Oxford still refuses to offer a film studies course, so when you feel the urge to educate yourself cinematographically, you have to take the matter into your own hands. Finding a good venue that screens decent films for a decent price is easy to do in Oxford. But it’s just as easy to be ripped off seeing something gut wrenchingly awful, and everything inbetween. So here’s a guide of where to go and what to do.
ODEON – Anyone from a major city or town will likely be already well acquainted with the multi-screened, sticky floored, popcorn drenched glory of the UK’s biggest cinema chain. Oxford, for reasons unknown, is lucky enough to have two of them. These are where you’ll find all the major releases alongside countless random 3D and CGI films about talking animals, but for the smaller films and the smaller prices, you’ll have to go elsewhere. Those familiar with ‘Orange Wednesdays’ will know that the half price deal on Wednesdays for Orange customers is your best bet, otherwise student tickets will set you back £6.40 a pop. And if you forget your bod card, well, you don’t even want to know.
ULTIMATE PICTURE PALACE – It may not be quite what you’d expect from such a ridiculously ambitious name, but it is definitely something that has to be experienced at least once during your time at Oxford. Very old-school in style, with the small town American ticket booth out front, this ‘palace’ offers a mix of larger and smaller releases, as well as world cinema, on a monthly rotation. The retro décor, eccentric ownership, and the fact that they offer tea in a mug for £1.50 give it a homely and endearing quality that has to be seen to be believed. Student prices are a £5.50 a film.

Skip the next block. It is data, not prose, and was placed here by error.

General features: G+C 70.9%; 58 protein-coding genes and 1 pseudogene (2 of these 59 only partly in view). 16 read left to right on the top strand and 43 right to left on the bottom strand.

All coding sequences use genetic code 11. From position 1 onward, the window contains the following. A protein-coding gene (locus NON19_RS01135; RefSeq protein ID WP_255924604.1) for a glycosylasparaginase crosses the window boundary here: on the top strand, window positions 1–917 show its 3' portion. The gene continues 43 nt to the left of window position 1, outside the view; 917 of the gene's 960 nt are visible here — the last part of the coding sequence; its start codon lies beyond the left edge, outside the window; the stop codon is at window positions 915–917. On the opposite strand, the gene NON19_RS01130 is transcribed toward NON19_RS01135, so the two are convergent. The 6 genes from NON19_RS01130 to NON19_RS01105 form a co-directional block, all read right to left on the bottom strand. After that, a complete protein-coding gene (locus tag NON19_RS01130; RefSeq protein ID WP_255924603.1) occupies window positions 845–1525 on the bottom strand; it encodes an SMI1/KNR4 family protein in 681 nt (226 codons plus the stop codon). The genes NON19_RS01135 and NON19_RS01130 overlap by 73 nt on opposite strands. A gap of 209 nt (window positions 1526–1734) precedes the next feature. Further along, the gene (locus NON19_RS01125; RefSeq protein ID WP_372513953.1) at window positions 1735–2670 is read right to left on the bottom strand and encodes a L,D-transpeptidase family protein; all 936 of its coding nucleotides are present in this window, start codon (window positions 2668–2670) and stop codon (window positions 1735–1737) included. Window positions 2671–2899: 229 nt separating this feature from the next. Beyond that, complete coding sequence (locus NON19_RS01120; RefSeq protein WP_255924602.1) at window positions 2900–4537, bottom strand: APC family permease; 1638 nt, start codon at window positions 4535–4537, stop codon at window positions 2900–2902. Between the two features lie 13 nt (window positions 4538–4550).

PHOENIX PICTUREHOUSE – Deep in the heart of Jericho, this is undoubtedly Oxford’s best independent offering. Part of the already well-established Picture House chain, it will satisfy the needs of any self-professed art-house lover. The interior décor is classy, the films are nothing but well chosen, and there is a fully furbished bar to enjoy it all in style. Student prices are £5.10 matinee and £6.10 for peak times, which isn’t that cheap, but you’re paying for a much better experience than you get at the Odeon.
MAGDALEN FILM SOCIETY- Making good use of Magdalen’s auditorium, the film society screens a variety of cult offerings from multiple countries and periods, based around a weekly theme. The screening quality, though decent, might not be quite up to the standard of any of the cinemas, but the prices more than compensate. At £10 for a termly membership, £20 for a year, and £45 for life, it’s easily the cheapest way to watch a good film in a good setting. £3 will get you in for an evening, which often means two films in a row if you fancy staying. They generally screen six or seven films a week over three or four evenings. They also provide free wine.